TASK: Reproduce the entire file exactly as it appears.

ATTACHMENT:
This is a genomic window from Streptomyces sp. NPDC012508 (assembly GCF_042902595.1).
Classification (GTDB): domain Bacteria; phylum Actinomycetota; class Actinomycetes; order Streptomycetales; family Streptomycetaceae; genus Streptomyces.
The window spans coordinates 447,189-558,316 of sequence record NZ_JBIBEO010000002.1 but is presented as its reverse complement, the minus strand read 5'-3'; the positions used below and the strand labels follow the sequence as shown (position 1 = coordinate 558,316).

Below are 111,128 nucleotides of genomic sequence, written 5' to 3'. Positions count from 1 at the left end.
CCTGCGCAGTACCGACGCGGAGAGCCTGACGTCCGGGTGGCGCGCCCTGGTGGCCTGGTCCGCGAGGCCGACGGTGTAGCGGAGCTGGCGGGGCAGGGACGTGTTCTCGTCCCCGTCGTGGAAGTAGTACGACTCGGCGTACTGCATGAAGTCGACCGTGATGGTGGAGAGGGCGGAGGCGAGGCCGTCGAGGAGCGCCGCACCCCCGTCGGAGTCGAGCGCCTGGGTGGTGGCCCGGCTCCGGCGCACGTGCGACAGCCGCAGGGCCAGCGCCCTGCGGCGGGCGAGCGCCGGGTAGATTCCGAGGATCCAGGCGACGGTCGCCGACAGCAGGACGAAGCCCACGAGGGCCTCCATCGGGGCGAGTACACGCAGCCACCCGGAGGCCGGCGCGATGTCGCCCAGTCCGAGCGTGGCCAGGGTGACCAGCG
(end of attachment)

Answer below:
This is a genomic window from Streptomyces sp. NPDC012508 (assembly GCF_042902595.1).
Classification (GTDB): domain Bacteria; phylum Actinomycetota; class Actinomycetes; order Streptomycetales; family Streptomycetaceae; genus Streptomyces.
The window spans coordinates 447,189-558,316 of sequence record NZ_JBIBEO010000002.1 but is presented as its reverse complement, the minus strand read 5'-3'; the positions used below and the strand labels follow the sequence as shown (position 1 = coordinate 558,316).

Below are 111,128 nucleotides of genomic sequence, written 5' to 3'. Positions count from 1 at the left end.
CCTGCGCAGTACCGACGCGGAGAGCCTGACGTCCGGGTGGCGCGCCCTGGTGGCCTGGTCCGCGAGGCCGACGGTGTAGCGGAGCTGGCGGGGCAGGGACGTGTTCTCGTCCCCGTCGTGGAAGTAGTACGACTCGGCGTACTGCATGAAGTCGACCGTGATGGTGGAGAGGGCGGAGGCGAGGCCGTCGAGGAGCGCCGCACCCCCGTCGGAGTCGAGCGCCTGGGTGGTGGCCCGGCTCCGGCGCACGTGCGACAGCCGCAGGGCCAGCGCCCTGCGGCGGGCGAGCGCCGGGTAGATTCCGAGGATCCAGGCGACGGTCGCCGACAGCAGGACGAAGCCCACGAGGGCCTCCATCGGGGCGAGTACACGCAGCCACCCGGAGGCCGGCGCGATGTCGCCCAGTCCGAGCGTGGCCAGGGTGACCAGCG